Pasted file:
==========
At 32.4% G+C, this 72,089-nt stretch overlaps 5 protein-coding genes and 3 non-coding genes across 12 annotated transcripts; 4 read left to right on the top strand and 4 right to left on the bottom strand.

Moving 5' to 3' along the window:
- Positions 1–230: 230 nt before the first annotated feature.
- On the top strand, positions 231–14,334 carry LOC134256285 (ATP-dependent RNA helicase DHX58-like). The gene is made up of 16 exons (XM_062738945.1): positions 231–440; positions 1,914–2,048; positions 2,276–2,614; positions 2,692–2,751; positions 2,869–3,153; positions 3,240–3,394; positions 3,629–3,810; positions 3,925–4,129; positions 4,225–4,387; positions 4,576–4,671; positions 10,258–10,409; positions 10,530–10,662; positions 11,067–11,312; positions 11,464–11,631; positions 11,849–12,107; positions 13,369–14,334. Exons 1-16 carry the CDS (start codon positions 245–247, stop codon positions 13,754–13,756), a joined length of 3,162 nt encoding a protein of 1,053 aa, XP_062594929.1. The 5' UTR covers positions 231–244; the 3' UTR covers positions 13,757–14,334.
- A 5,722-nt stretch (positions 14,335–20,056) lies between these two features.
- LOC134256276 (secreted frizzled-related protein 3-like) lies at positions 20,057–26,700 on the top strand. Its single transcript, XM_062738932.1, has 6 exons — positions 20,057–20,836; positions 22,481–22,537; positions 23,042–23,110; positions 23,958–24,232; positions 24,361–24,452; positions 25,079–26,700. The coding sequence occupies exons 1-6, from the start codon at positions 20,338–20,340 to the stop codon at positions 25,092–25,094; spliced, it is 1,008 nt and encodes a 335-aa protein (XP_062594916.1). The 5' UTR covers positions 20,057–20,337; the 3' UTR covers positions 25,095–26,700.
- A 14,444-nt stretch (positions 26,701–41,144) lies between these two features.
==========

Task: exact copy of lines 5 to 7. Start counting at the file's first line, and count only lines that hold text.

- A 5,722-nt stretch (positions 14,335–20,056) lies between these two features.
- LOC134256276 (secreted frizzled-related protein 3-like) lies at positions 20,057–26,700 on the top strand. Its single transcript, XM_062738932.1, has 6 exons — positions 20,057–20,836; positions 22,481–22,537; positions 23,042–23,110; positions 23,958–24,232; positions 24,361–24,452; positions 25,079–26,700. The coding sequence occupies exons 1-6, from the start codon at positions 20,338–20,340 to the stop codon at positions 25,092–25,094; spliced, it is 1,008 nt and encodes a 335-aa protein (XP_062594916.1). The 5' UTR covers positions 20,057–20,337; the 3' UTR covers positions 25,095–26,700.
- A 14,444-nt stretch (positions 26,701–41,144) lies between these two features.